It's a visual thing - I couldn't really hear very well, but it wasn't backwards pronunciation. The one I did hear very clearly was "Asia" - she pronounced it "a-i-sa" and not "uh-zhay", so I figure she is pronouncing them as she sees them and not as she hears them. She's probably a damn good speller.

Amazing.
posted by Xoebe at 11:06 PM on January 29, 2012


I used to this in high school. She's doing what I did, and saying the words spelled backward, rather than reversing the sounds.
One more-obvious example: "Bugles". She says, "SLEG-ub". Backward spelling. Backward pronunciation would be more like "zl-GOOEYB", but that's understandably harder.


In fact, she would NOT say "bugles" backwards as "sleg-ub" -- she would say it as "sel-gub," because that's what "bugles" backwards is.

My point is: while she is, as others have noted, reversing the spelling and not the sounds, there's no reason to think reversing the spelling is easier than reversing the sounds. After all, when you have the time to think about it and type it out, it's still very easy to make a mistake and write "SLEG-ub" instead of "SEL-gub."

She's probably doing some sort of visualization that we could conceivably compare to synesthesia. Whatever it is, it's unique and impressive and bizarre.
posted by lewedswiver at 11:08 PM on January 29, 2012


Word reversal is something Dick Cavett does/did, too.
posted by Cranberry at 11:15 PM on January 29, 2012


Ivan Fyodorovich wrote:
Yeah, but I'm not entirely sure this is much easier.
Sorry; I should have been more explicit: I meant easier for me. I can do the trick she's doing about as fast as she can; I automatically visualize words anyway, so spelling them backwards is pretty trivial.

I'm much slower at actually pronouncing things backwards, because that involves constructing the backwards audio in my head and then reversing it in my head it to make sure it sounds right before saying any of it.

For other people whose brains are wired differently, it could easily be the other way around.
posted by Spire at 11:16 PM on January 29, 2012


Er. I can do this, although she's much more practiced than I am. I see words when I think about them, and I can do any trick in my head that you could do if you had the word written down in front of you.

My usual party trick is counting letters (document! eight letters! synecdoche! ten!) but it's also handy for spelling obscure words. And I can do the backwards thing, but I have to remember to start reading at the end. My wife has a girlfriend who says that she sees words too, so it can't be terribly rare.
posted by Joe in Australia at 11:26 PM on January 29, 2012 [1 favorite]


Xoebe wrote:
The one I did hear very clearly was "Asia" - she pronounced it "a-i-sa" and not "uh-zhay"….
FWIW, "Asia" pronounced backwards would sound more like "uzh-YEH".

This is because the long "a" sound in "Asia" is a diphthong (a combination of two vowel sounds). When you realize that the long"a" in "Asia" it's pronounced the same way as the "ey" in "hey", reversing it to "yeh" suddenly makes a lot of sense.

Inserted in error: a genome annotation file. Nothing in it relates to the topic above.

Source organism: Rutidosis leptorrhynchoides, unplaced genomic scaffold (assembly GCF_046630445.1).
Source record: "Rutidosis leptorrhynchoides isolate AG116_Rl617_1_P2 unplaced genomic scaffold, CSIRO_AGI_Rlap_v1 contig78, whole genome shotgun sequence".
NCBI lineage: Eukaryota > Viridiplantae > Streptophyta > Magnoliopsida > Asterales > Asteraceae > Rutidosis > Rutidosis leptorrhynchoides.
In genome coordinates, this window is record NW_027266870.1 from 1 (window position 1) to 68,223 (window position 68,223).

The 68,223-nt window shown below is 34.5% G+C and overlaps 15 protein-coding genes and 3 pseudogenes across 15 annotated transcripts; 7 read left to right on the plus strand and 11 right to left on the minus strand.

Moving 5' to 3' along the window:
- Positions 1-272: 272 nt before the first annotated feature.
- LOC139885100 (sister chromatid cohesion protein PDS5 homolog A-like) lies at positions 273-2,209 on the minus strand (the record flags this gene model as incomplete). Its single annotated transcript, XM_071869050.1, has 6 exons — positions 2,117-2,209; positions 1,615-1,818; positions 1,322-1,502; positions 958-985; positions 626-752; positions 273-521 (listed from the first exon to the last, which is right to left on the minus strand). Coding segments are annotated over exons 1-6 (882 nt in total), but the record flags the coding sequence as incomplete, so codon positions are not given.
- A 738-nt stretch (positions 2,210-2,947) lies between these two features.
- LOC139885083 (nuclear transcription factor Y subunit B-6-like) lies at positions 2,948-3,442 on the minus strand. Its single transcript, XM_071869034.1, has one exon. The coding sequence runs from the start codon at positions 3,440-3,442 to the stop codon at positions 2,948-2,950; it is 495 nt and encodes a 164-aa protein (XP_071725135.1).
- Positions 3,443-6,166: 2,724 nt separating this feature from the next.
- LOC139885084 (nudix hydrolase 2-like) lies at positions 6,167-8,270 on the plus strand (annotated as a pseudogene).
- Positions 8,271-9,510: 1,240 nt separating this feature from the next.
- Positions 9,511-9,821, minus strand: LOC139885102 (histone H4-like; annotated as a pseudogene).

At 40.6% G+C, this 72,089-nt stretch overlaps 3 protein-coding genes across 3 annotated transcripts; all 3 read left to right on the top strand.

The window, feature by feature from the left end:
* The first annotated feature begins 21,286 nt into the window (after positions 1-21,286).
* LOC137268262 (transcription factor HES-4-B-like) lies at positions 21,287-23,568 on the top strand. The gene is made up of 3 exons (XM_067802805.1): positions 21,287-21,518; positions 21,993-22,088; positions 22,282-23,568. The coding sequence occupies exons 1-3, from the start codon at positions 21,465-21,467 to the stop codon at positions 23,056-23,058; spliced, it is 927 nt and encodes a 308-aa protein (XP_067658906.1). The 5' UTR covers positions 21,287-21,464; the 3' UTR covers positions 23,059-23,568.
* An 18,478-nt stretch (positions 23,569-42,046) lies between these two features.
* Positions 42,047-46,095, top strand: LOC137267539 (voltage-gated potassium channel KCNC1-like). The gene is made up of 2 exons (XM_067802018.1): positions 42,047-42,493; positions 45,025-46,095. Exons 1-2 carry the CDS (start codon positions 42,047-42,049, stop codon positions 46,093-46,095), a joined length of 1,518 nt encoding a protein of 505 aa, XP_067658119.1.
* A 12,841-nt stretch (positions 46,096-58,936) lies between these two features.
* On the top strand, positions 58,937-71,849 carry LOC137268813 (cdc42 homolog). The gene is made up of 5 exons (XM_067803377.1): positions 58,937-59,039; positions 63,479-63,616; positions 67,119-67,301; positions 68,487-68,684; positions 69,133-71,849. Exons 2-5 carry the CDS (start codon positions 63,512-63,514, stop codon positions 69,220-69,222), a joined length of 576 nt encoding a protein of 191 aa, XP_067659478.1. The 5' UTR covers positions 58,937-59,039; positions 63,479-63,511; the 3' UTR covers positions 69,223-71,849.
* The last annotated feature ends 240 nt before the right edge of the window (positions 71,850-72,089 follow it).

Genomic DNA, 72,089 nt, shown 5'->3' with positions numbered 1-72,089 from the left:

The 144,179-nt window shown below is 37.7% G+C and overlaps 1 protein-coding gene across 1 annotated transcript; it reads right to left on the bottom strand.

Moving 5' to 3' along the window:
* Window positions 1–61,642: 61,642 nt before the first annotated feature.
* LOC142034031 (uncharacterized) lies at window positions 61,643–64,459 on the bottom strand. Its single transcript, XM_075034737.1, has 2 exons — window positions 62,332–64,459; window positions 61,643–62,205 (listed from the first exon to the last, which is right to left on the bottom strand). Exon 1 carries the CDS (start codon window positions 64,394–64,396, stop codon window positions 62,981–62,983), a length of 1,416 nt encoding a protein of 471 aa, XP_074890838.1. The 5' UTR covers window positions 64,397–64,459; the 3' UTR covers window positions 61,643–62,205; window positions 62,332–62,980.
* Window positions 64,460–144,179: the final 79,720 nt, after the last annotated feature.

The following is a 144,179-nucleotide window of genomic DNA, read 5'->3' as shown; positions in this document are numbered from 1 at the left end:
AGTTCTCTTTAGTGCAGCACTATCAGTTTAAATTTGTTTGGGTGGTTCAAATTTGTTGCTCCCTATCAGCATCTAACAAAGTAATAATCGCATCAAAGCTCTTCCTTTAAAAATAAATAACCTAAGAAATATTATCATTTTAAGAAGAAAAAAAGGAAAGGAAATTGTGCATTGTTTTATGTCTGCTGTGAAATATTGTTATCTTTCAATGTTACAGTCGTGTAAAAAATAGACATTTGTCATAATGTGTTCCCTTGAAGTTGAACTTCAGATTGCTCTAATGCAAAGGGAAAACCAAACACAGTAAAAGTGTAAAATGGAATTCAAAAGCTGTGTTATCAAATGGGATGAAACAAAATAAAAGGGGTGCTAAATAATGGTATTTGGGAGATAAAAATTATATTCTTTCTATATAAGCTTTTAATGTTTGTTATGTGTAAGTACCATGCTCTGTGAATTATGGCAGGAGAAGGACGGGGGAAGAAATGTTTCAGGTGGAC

posted by Spire at 11:29 PM on January 29, 2012


"Radiohead did this on the first 4 lines of Like Spinning Plates."

Yeah, I think it's harder to understand the words because the singing itself distorts the phonemes somewhat. With my experiment with plain speech, the result was mostly easily comprehensible, but also very wrong-sounding at the same time.

Also, they're doing the same thing with that main melodic line. I've long thought about that, too; but it's relatively trivial now with MIDI and sampling to musically reverse something and then audibly re-reverse it, so that musically it's (mostly) correct but the instrument sounds are all backwards. I hear this done in songs, now and then, no doubt failing to notice it most of the time.

Huh. It's been a while since I've listened to Amnesiac.

My sister and I are both moderately visuospatially adept. I can readily manipulate in three dimensions individual letters in my mind's eye, entire words with not too much more effort. I've known people with much more impressive abilities in this regard. I do think that's what this young woman is doing—quickly reversing the words in her mind's eye in some sense and then pronouncing the result. I think everyone here understands that this is quite distinct from reversing the words phonetically—but if not, it really and truly is.

"I automatically visualize words anyway, so spelling them backwards is pretty trivial."

When you visualize the words backwards, are you also reversing the letters? It seems to me that when I do this, I actually rotate the words in my mind's eye, and thus the letters are necessarily rotated. If you don't visualize the letters as backwards, but the words are, then you're doing a more complicated mental manipulation, most likely a more abstracted symbolic one. Which is equally/more impressive, but I'm not sure that it's primarily visualization. Well, unless you're rotating the letters first, then the word as a whole second. That would be pretty cool. I just did that with hello (serifs, so it's meaningful with the Ls), with the four letters rotating around their vertical axes simultaneously, then the word, so the letters end up right but the word reversed. That's only four, relatively easy to visualize letters, so it's not very impressive.